Jump to content

Memphis Press-Scimitar

From Wikipedia, the free encyclopedia
Memphis Press-Scimitar
TypeDaily newspaper
Owner(s)E. W. Scripps Company
EditorRoss B. Young
Founded1926; 98 years ago (1926)
Ceased publication1983
HeadquartersMemphis, Tennessee, USA
The Scimitar Building was the home of the Memphis Scimitar from 1902 to 1929.[1]

The Memphis Press-Scimitar was an afternoon newspaper based in Memphis, Tennessee, United States, and owned by the E. W. Scripps Company. Created from a merger in 1926 between the Memphis Press and the Memphis News-Scimitar, the newspaper ceased publication in 1983. It was the main rival to The Commercial Appeal, also based in Memphis and owned by Scripps.[2] At the time of its closure, the Press-Scimitar had lost a third of its circulation in 10 years and was down to daily sales of 80,000 copies.[3]

From 1906 to 1931, The Memphis Press was edited by founder Ross B. Young, a journalist from Ohio brought down by local business interests looking for a voice to speak to the stranglehold that E. H. "Boss" Crump had on city government, employment, and contracts. From 1931 to 1962, The Press-Scimitar was edited by Edward J. Meeman.[4]


The Memphis Evening Scimitar was published from at least 1891 to 1904[5] when it merged with the Memphis Morning News. It was also published as the News Scimitar.[6]

It was partly owned by Memphis merchant tycoon Napoleon Hill who commissioned the Scimitar Building in 1902. Memphis architects August A. Chigazola (1869-1911) and William J. Hanker (1876–1958) designed it.[1][7] Hill, known as Memphis' original "merchant prince",[8] lived on the other side of Madison Avenue in a mansion on the site where the Sterick Building is now.[1][9] Hill's initials are etched into the façade of the building.[10]

The paper condemned U.S. president Theodore Roosevelt's 1901 dinner with Booker T. Washington.[11]

In fiction[edit]

In John Grisham's novel The Client, the Memphis Press is fictionally presented as still existing and flourishing as a major Memphis paper into the 1990s.

In the 2004 movie The Ladykillers, during the basement scene where Tom Hanks's character Professor Goldthwaite Higginson Dorr describes forming the crew for the heist, he references having posted an ad in the Memphis Scimitar, which the would-be thieves responded to.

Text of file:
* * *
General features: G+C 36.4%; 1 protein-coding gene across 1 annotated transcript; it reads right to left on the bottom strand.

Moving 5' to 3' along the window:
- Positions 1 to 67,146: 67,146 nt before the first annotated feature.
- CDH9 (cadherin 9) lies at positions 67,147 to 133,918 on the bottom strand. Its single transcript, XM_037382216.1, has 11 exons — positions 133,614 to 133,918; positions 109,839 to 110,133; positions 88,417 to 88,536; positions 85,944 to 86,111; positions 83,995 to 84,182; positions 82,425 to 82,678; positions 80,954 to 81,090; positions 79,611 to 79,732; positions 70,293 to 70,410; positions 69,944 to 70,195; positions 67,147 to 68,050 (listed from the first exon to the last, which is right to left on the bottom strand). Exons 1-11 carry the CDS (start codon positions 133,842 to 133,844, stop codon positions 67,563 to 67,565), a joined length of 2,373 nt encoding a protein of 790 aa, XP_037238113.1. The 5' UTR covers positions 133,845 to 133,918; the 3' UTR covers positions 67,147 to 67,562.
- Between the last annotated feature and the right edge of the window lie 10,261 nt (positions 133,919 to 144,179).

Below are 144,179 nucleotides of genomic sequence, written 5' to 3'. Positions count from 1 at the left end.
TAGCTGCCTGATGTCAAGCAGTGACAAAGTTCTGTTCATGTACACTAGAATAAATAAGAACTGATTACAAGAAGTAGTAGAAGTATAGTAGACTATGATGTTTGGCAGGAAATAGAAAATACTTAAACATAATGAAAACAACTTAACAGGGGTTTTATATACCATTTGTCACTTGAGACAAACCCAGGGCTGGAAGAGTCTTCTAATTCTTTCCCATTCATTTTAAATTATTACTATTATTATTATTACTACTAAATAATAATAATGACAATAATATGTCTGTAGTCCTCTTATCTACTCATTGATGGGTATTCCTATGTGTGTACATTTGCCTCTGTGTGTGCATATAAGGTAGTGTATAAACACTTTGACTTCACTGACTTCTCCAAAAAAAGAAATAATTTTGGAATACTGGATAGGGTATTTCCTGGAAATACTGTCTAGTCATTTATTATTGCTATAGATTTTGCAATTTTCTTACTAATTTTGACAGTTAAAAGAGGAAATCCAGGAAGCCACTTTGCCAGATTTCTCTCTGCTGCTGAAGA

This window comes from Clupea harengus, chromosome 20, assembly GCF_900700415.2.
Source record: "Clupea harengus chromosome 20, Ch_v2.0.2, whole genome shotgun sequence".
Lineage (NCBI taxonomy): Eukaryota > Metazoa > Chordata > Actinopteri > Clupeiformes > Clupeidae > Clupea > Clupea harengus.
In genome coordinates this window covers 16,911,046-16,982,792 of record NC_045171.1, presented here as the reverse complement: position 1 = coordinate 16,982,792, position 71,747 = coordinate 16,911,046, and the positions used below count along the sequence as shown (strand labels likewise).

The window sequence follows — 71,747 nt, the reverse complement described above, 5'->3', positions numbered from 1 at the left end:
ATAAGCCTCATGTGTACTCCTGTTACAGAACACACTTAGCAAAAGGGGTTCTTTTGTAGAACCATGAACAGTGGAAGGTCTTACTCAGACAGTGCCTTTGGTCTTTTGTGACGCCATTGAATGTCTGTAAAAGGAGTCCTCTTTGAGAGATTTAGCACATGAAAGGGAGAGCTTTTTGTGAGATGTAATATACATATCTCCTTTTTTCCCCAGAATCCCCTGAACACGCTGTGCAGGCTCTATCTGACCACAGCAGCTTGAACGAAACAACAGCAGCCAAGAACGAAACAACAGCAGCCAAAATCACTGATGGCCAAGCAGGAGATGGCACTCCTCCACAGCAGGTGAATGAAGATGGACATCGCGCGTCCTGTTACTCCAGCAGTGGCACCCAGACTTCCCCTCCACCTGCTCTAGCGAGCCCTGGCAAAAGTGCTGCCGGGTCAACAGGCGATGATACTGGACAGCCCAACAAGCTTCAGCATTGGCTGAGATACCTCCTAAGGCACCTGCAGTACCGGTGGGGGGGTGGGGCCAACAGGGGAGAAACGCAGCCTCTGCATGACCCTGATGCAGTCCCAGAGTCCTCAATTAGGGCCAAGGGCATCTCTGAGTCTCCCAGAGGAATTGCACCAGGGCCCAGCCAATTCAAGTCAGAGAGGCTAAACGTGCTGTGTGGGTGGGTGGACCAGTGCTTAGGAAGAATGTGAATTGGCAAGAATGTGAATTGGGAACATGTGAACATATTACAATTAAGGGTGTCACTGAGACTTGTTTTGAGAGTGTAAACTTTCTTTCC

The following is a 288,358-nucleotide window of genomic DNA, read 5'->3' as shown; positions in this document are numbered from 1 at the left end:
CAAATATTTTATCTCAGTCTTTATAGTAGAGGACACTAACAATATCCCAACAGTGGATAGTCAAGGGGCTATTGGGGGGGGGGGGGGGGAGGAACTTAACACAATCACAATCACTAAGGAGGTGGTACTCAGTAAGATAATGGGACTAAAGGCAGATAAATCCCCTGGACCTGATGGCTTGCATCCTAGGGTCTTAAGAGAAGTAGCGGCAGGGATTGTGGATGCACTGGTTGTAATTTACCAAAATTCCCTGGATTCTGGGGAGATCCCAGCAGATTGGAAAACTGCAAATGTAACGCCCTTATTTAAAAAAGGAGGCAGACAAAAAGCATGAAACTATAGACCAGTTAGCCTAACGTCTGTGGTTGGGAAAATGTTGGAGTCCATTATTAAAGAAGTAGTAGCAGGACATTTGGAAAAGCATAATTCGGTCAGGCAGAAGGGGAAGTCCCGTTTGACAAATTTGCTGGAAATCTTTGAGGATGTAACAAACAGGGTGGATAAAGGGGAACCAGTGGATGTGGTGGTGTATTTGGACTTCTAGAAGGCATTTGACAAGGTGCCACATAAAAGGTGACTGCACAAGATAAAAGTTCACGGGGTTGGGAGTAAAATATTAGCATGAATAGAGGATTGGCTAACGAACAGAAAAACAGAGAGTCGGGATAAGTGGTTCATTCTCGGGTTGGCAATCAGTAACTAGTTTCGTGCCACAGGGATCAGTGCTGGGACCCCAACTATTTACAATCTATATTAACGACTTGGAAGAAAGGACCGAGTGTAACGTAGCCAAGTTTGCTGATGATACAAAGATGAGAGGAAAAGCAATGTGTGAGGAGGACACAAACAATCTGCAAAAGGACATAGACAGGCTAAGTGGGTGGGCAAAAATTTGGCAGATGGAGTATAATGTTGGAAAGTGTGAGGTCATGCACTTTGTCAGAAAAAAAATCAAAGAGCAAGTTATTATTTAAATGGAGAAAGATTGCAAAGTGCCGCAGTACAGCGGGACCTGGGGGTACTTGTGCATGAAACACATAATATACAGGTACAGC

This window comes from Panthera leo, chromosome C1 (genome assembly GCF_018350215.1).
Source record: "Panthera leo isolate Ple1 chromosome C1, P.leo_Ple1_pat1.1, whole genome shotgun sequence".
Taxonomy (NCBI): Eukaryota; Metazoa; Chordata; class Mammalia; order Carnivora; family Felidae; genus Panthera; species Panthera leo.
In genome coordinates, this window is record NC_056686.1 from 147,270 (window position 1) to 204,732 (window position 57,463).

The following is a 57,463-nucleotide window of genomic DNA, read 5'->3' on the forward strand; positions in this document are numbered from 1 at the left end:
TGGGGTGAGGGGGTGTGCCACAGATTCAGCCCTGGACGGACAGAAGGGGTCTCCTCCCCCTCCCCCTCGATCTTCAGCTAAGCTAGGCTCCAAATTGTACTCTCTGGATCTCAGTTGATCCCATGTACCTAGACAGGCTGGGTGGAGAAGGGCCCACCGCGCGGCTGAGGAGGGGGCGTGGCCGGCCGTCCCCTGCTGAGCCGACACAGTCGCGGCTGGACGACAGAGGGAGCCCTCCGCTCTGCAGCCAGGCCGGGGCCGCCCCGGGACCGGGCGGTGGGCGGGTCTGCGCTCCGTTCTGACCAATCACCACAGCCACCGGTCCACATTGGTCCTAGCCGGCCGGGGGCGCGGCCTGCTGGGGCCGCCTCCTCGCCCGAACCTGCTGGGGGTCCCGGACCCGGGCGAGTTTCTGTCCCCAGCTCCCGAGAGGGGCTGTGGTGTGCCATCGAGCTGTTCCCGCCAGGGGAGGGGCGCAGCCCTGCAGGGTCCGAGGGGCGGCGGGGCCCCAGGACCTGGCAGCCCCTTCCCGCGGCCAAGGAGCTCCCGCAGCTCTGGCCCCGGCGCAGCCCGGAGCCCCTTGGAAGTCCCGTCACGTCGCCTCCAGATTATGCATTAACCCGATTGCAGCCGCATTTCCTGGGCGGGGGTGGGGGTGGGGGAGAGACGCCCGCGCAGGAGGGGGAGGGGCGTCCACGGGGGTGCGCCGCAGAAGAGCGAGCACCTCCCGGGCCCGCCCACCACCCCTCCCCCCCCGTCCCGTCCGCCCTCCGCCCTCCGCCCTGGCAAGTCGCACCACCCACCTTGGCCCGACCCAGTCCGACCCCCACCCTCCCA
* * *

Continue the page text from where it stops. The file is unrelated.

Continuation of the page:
The 2013 Newberry Award-winning novel Paperboy[12] by former Press Scimitar copy editor Vilas Vince Vawter has its main character working as a paper carrier delivering the Press Scimitar. A second novel, Copyboy, published in 2018, has the same character working as a copyboy in the paper's newsroom.[13]

See also[edit]


  1. ^ a b c "National Register Digital Assets: Scimitar Building". National Park Service. Retrieved October 27, 2016.
  2. ^ Frank, Ed. "Memphis Press-Scimitar", Tennessee Encyclopedia of History and Culture, Tennessee Historical Society and the University of Tennessee Press. Retrieved November 7, 2010. Archived by WebCite on November 7, 2010.
  3. ^ "Memphis Press-Scimitar to shut next month", The New York Times, September 22, 1983. Retrieved November 7, 2010. (subscription required)
  4. ^ "Edward John Meeman". Tennessee Encyclopedia. January 1, 2010. Retrieved May 24, 2015.
  5. ^ "The Evening Scimitar (Memphis, Tenn.) 18??-1904". Library of Congress.
  6. ^ https://www.loc.gov/item/sn98069867/
  7. ^ "Hill, Napoleon".
  8. ^ Jacobson, Kelsey (2 August 2016). "Hotel Napoleon slated to open in Downtown Memphis by end of August". WMC Action News 5. Retrieved 27 October 2016.
  9. ^ "Scimitar Building". Historic Memphis Buildings. Historic Memphis. Retrieved 27 October 2016.
  10. ^ Faber, Madeline (16 August 2016). "Hotel Napoleon Joins Growing List of Unique Downtown Lodging". Memphis Daily News. Retrieved 28 October 2016.
  11. ^ "Theodore Roosevelt Papers: Series 1: Letters and Related Material, 1759-1919; 1901, Oct. 20-Nov. 11".
  12. ^ "Newbery Medal and Honor Books, 1922–Present". ALSC. 30 November 1999.
  13. ^ "About Vince". Vince Vawter.

Further reading[edit]